Q&A: Growing mistrust and tensions between India and China

1. WHAT IS THE BACKGROUND TO THIS LATEST VIOLENCE?

Over the past several weeks, India claimed there have been a number of Chinese incursions into its territory along the Line of Actual Control (LAC) - a poorly demarcated border region between the two countries that stretches over more than 3,440km. The Chinese too have accused Indian forces of crossing into its territory.

Complicating the issue are rivers, lakes and snowcaps, which means that borderlines can shift with seasonal variations. Clashes have taken place on both the eastern and western sections of the LAC. But the focus of late has been on developments in Ladakh, particularly Galwan Valley, where troops from both countries fought.

Some analysts have linked China's aggressive posturing here to India's bifurcation of the erstwhile state of Jammu and Kashmir last year into two federally administered territories - Ladakh, and Jammu and Kashmir.

Beijing reacted by accusing New Delhi of undermining its "territorial sovereignty by unilaterally changing its domestic law". This region includes around 38,000 sq km of territory that India says is illegally occupied by China.

2. WHAT IS THE DISPUTE IN GALWAN VALLEY ABOUT?

According to reports early last month, the latest row began there when Chinese soldiers entered territory claimed by India, erecting tents and guard posts. India too has been carrying out construction in this area to boost strategic infrastructure, including work on a bridge that is part of a network of roads that connects the region to Daulat Beg Oldi, site of an Indian airbase reactivated in 2008.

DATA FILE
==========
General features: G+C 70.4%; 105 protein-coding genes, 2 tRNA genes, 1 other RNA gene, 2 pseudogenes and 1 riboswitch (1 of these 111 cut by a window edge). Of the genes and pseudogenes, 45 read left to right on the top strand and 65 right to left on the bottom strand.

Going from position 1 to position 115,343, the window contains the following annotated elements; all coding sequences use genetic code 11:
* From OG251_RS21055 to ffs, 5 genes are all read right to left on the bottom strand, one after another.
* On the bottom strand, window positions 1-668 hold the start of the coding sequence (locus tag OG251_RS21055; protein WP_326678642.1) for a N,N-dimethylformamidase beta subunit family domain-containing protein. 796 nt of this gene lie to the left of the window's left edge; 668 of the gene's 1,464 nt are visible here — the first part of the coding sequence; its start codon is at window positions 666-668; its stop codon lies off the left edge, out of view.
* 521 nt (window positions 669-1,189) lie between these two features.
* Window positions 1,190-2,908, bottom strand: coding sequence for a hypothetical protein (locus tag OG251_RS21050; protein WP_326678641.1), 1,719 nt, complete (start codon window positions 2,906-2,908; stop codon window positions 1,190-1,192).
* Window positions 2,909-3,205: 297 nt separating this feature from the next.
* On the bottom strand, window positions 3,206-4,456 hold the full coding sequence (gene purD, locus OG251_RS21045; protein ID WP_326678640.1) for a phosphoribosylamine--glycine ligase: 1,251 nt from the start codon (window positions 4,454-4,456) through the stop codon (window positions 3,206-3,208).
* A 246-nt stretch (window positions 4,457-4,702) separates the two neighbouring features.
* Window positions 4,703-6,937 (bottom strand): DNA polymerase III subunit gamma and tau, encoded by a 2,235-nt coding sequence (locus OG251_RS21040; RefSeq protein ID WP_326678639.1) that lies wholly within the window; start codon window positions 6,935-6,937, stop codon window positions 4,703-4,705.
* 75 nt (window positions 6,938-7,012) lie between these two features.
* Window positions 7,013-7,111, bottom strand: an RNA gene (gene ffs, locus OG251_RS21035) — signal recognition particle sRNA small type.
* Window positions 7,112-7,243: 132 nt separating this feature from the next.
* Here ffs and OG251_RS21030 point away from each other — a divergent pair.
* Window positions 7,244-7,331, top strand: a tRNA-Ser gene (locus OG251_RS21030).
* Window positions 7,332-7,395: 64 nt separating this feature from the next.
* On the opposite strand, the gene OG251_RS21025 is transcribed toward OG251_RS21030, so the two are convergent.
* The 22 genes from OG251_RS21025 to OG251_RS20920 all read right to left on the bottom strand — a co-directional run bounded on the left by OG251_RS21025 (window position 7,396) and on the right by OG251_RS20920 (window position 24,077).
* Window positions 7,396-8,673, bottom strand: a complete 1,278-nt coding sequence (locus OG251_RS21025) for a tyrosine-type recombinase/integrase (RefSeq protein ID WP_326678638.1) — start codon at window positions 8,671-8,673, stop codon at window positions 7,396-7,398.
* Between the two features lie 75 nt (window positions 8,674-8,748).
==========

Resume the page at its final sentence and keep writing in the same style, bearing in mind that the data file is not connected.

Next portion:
India has maintained all its activities are within the Indian side of the LAC. China has opposed these activities, accusing Indian forces of entering its territory, building defence fortifications and creating obstacles for Chinese patrol.

3. WHAT SPECIFICALLY LED TO THE FATAL CLASH?

According to Indian media reports, a patrol of Indian soldiers encountered Chinese troops in a steep section of Galwan Valley on Monday. China had reportedly agreed to remove a tent and retreat from there, in line with a June 6 disengagement agreement.

Events, however, took an unexpected turn when a physical fight broke out. An Indian colonel was pushed, and fell to his death in a gorge below. Reinforcements were soon called in, resulting in a wider clash involving fists, stones, iron rods and wooden clubs. Many of the deaths were due to soldiers falling into the Galwan river.

India's Ministry of External Affairs has blamed the violent face-off on "an attempt by the Chinese side to unilaterally change the status quo" here. The Chinese Foreign Ministry, on the other hand, blamed Indian troops for illegally crossing the border twice on Monday and attacking Chinese soldiers.

4. WHY WAS THE CLASH LIMITED TO A NO-FIREARMS COMBAT?

Border patrols along the LAC have avoided the use of firearms to prevent an escalation of violence. This is reinforced by a 1996 bilateral agreement that states "neither side shall open fire... conduct blast operations or hunt with guns or explosives within 2km of the LAC".

5. WHAT IS THE POTENTIAL FOR DE-ESCALATION?

While both India and China agreed yesterday to maintain "peace and tranquillity", many feel this latest outbreak of violence will cast a long shadow on Indo-China relations. Professor Rory Medcalf, head of the National Security College at Australian National University in Canberra, tweeted yesterday: "The 1962 war destroyed for decades any prospect that India would trust China. We're now (seeing) that mistrust extended and compounded for another generation."

A version of this article appeared in the print edition of The Straits Times on June 18, 2020, with the headline 'Growing mistrust and tensions'. Subscribe